Iwate Prefectural Government releases its vision for regional development around the ILC

The original article was published in the Iwate Nippo (August 10th edition). Read the original here.

The Iwate Prefectural Government has established a vision for regional development in hopes that the ILC project comes to fruition. Within the vision are concepts for the establishment of a hub for technological innovation, systems for renewable energy that will use waste heat from the ILC, and a one-stop support desk for foreign researchers moving to the area. Should the national government decide to host the ILC, the Iwate government will quickly begin work on these concepts, and push them forth systematically in the long-term.

The vision is categorized into the following:
▽Supporting the creation of an international city of research
▽Birthing new innovations (technological innovations)
▽Creating an more environmentally-friendly society
▽Establish an environment that welcomes foreign researchers
▽Increase the amount of people with ties to the region, and improve standards of science and technical education
A schedule was established in three phases: four years for preparation, nine years for the ILC’s construction, and two to three years for operations.

The advanced technology used at the ILC will able to be applied to a wide variety of other fields. The prefecture is planning a “Kitakami Region Innovation Center for the Accelerator-Related Industry” to encourage researchers, engineers, and local businesses to work together to apply those technologies as well as to increase the accumulation of related businesses in the area. Work will begin during the preparation phase, and operations will begin during the ILC’s construction.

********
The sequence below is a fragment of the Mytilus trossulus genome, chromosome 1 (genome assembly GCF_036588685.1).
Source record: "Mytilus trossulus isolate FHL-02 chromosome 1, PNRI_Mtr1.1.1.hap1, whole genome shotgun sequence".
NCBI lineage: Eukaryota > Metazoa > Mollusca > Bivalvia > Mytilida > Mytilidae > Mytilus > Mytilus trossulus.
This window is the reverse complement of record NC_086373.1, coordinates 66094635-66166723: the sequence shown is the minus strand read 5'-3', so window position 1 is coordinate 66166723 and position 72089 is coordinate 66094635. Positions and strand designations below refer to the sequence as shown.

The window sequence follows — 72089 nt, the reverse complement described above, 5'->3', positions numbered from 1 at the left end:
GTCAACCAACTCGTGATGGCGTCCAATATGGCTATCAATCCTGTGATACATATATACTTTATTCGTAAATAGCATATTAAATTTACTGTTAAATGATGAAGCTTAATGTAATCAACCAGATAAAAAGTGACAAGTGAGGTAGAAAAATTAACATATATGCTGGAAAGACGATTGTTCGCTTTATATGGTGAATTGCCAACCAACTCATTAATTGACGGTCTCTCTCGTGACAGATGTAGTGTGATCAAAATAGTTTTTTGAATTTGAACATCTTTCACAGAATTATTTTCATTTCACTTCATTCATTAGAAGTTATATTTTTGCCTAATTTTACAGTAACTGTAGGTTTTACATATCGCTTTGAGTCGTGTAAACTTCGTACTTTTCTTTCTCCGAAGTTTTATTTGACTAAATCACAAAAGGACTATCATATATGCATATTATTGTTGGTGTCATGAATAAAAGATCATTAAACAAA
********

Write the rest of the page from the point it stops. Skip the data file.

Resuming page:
The “Green ILC” concept was also emphasized as a way to enable communities to make use of energy produced locally and sustainably. Systems will be built that will allow normal households to use energy given off from the ILC’s cooling processes. Also, other facilities adjacent to the ILC will work proactively to use renewable energy for heating as well as make use of Iwate’s lumber resources.

As the ILC is built, an estimated 30,000 foreign residents will come to live in the area over 20 years, including researchers living close by, and construction workers and operators. An international support office will be built during the construction phase, complete with a one-stop service desk that will support a smooth move to the area. In education, discussions will also proceed regarding an “Iwate-style International School” where students will learn a variety of different subjects, including advanced science and disaster risk reduction.

The ILC will be an international research facility for particle physics, seeking to unlock the mysteries of the origins of the universe. The Kitakami mountains in Iwate have been selected as the world’s leading candidate site, and the Japanese national government is currently deliberating on whether or not to host the project.

On August 19, Iwate Prefecture will establish an ILC Promotion Headquarters (head: Governor of Iwate Takuya Tasso) with the heads of each of its governmental departments and bureaus. They will work to make the ILC vision a concrete reality.

Jun Sasaki, director general of the Bureau of ILC Promotion said, “As we keep a close eye on both domestic and international developments of the ILC, we will work to steadily make our projects come to fruition.”